Bullies and a pile-up of victims — can we finally address our culture of aggression and violence?
I saw an exchange on CNN this AM with a Utah gun advocate who is training teachers on use of firearms so they can pack heat in class. The hosts seemed stunned when the guy said that parents didn’t have a right to know whether the person teaching their kid is armed in school.
BTW, Ali Velshi noted that this trainer had counseled someone who ended up on the FBI’s fugitive list, pointing out that just because someone receives training and passes muster to own and use a firearm doesn’t guarantee lawful behavior down the road.
I wish there were more serious discussions not just about the proliferation of guns in the wrong hands, but the fact that our society is full of people who have no impulse control when it comes to anger and acting out — and those people have easy access to firearms and unfortunately feel the need to use them in circumstances that formerly resulted in a shouting match or fisticuffs. What is wrong with people and what in our culture is fomenting these hair-trigger, deadly reactions, many times steeped in substance abuse?
You can’t heap all of the blame on inanimate objects — guns, video games, etc. — not everyone who owns a gun or plays violent videos becomes a spree killer. But for the vulnerable minds easily swayed by violence for pleasure we don’t seem to have any kind of handle on it, mostly because no one wants their kid labeled a sociopath. In fact, you cannot until they are an adult. The NYT article Can You Call a 9-Year-Old a Psychopath? doesn’t come to a conclusion about what to do – they don’t want to label the kids, but the science shows sociopathy is hereditary, like many conditions, and in about 50% of the cases the behavior resolves at adulthood. The point is that to do the research to find a way to help the other 50%; it means assigning a label. Until we walk in those parents’ shoes, I certainly cannot fathom what can help families in this situation. The conundrum:
“Others fear that even if such a diagnosis can be made accurately, the social cost of branding a young child a psychopath is simply too high. (The disorder has historically been considered untreatable.) John Edens, a clinical psychologist at Texas A&M University, has cautioned against spending money on research to identify children at risk of psychopathy. “This isn’t like autism, where the child and parents will find support,” Edens observes. “Even if accurate, it’s a ruinous diagnosis. No one is sympathetic to the mother of a psychopath.”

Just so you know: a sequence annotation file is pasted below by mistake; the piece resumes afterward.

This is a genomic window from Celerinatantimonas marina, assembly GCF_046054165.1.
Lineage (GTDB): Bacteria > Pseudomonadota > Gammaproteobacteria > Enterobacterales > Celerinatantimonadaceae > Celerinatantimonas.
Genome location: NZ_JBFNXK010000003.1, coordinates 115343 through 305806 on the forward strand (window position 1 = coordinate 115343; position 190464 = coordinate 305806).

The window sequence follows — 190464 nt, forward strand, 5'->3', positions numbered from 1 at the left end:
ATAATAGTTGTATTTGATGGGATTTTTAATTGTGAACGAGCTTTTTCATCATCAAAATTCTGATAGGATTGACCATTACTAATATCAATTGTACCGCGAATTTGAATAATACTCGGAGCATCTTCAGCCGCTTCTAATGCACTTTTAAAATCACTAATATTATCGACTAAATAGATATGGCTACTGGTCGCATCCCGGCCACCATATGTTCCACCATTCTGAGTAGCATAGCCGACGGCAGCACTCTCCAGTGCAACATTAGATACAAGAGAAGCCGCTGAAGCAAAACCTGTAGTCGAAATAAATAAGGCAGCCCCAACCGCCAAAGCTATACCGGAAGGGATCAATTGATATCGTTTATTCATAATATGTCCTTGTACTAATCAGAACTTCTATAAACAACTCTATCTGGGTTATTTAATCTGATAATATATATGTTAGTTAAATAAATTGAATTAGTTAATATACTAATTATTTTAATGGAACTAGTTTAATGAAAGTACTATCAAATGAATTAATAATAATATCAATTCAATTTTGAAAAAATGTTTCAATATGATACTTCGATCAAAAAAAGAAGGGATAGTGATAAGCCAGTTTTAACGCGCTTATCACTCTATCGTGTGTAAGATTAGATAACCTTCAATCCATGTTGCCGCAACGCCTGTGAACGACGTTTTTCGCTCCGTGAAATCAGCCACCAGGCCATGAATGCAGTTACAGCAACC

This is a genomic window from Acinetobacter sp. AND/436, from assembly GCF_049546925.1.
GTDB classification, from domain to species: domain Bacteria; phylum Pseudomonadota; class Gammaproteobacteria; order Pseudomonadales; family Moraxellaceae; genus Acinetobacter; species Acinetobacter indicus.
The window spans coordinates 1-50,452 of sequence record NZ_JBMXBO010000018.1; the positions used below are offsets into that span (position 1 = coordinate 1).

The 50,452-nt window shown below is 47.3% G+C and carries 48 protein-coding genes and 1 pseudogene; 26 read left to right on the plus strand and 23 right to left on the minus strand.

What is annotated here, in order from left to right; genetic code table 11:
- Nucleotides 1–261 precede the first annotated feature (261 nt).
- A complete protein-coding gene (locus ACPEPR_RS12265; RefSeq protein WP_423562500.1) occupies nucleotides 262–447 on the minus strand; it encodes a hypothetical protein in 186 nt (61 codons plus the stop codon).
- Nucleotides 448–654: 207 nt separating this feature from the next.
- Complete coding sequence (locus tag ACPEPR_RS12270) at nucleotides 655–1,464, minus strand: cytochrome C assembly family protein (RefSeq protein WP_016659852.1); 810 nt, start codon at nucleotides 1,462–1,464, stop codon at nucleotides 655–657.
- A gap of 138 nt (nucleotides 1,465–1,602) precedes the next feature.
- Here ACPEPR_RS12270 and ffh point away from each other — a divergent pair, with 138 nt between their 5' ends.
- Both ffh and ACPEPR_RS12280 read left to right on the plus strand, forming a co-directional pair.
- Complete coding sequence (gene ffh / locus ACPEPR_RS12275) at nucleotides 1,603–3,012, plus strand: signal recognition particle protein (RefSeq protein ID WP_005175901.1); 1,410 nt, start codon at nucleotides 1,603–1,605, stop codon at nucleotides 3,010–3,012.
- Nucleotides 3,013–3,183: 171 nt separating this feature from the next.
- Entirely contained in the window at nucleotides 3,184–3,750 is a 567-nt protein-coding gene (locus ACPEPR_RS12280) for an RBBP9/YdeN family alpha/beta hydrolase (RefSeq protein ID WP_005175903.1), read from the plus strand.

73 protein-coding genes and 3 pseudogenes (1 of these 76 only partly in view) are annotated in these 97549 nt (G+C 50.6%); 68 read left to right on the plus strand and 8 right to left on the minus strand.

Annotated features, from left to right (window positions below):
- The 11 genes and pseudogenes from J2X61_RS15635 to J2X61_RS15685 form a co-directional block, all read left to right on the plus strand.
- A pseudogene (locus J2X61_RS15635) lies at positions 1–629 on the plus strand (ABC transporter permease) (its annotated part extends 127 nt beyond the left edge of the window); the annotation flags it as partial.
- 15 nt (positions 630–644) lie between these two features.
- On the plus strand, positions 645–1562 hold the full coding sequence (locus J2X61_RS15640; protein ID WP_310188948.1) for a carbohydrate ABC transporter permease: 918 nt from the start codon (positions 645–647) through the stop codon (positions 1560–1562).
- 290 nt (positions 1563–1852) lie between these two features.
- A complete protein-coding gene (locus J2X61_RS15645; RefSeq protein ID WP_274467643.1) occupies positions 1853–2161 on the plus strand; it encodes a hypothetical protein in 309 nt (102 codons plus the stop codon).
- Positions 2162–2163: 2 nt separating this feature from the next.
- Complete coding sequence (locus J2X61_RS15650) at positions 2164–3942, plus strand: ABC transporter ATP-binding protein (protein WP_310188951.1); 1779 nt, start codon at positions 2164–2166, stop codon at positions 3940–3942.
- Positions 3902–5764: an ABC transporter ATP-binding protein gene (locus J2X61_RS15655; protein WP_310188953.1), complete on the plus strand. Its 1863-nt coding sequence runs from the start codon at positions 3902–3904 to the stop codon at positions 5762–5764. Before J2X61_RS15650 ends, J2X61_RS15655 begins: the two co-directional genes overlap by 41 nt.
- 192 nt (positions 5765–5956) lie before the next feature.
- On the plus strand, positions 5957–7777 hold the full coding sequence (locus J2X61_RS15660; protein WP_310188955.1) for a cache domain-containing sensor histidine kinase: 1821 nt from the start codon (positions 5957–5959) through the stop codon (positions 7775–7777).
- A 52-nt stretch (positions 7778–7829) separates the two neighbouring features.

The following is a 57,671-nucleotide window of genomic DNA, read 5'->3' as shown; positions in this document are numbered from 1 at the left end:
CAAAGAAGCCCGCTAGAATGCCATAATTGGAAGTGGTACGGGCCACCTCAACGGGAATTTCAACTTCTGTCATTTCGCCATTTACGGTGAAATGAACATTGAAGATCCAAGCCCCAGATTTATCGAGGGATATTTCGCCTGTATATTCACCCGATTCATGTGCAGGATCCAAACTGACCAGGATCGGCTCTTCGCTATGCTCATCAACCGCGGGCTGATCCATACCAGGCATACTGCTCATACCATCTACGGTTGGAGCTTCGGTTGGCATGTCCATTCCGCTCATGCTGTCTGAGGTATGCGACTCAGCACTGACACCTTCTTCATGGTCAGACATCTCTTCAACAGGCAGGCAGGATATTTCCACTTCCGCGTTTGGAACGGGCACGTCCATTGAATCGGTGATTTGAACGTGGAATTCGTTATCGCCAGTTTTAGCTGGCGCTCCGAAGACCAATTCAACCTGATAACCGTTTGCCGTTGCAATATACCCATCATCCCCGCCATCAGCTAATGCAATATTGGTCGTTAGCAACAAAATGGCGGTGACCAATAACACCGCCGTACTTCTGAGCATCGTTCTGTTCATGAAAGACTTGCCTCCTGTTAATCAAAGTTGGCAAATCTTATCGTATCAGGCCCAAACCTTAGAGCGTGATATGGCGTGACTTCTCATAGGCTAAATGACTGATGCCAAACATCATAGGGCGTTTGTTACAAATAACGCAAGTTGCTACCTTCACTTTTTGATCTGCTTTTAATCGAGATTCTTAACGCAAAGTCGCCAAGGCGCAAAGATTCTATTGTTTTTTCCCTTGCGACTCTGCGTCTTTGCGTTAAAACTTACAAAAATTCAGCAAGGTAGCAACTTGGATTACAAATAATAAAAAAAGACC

But while there is evidence that some sociopaths may come out of the womb that way, it’s clear the vast majority of these men acting out with weapons in horrific ways didn’t just become that way overnight. We are doing something terribly wrong in raising our young men they are getting the message that violence is a successful way to get a leg up one-up on someone — or to force compliance rather than communicate or negotiate.
Too many are acting out at a young age, with people looking the other way or feeling helpless to do anything. The fact that there are epidemic levels of bullying should tell us something — parents and schools are letting kids down – both the victims and the bullies. Those bullies grow up, often become supervisors, and they bully there as well. Aggression in most forms is not only tolerated in our culture, but rewarded.
Simply labeling these people “crazy” is unhelpful when most of these incidents in the news, particularly domestic disputes, involve a gun turned on family members over pointless crap.
So we will see endless, fruitless exchanges about gun rights and gun control; I don’t see a lot of hope for compromise on any front, even after Newtown. The Second Amendment is here to stay, and the fact is that there isn’t a consensus around the country about what to do, only that this situation is dire and something needs to be done.
Workplace culture and violence
Our culture loves labeling and ranking in a survival of the fittest mode, particularly in corporate America. The bully is rewarded, specifically those who step upon the less-assertive to rise in the ranks. And who would tout this no better than former General Electric Co. CEO Jack Welch, whose infamous and blunt management style is upheld by many:
He believes that managers should assess their employees every year, and divide them into three categories: the top 20 percent, the middle 70 percent, and the bottom 10 percent.
The top 20 should be showered with praise, affection and various and generous financial rewards. “Sprinkling” financial rewards over a much larger group is a mistake, Mr. Welch argues.
The middle 70 should be given coaching, training, and thoughtful goal-setting, with an eye toward giving them an opportunity to move into the top. Keeping them motivated is the most difficult part of the manager’s task, he says. “You do not want to lose the vast majority of your middle 70 – you want to improve them,” Mr. Welch says in his 2005 book, ”Winning.”
As for the bottom 10 percent, “there is no sugarcoating this,” Mr. Welch says. “They have to go.”
Critics say this forced ranking undermines team work. It encourages employees to engage in destructive and wasteful game-playing designed to ensure they get credit, or others don’t.
This cold attitude may work on the surface in some workplaces, but it certainly won’t with many employees simply not built for the cutthroat environment — and those people are weeded out by one particular standard. Who knows whether that “bottom 10″ might thrive elsewhere under different circumstances (hey, some of that group may not be able to cut it anywhere). But it’s what constitutes failure — and how management handles supervisors who are overly ambitious to the point of being abusive to their subordinates. It often rewards them for being “tough” or “can-do”. And the message to workers is that reporting the abuse only exacerbates the stress and punishment.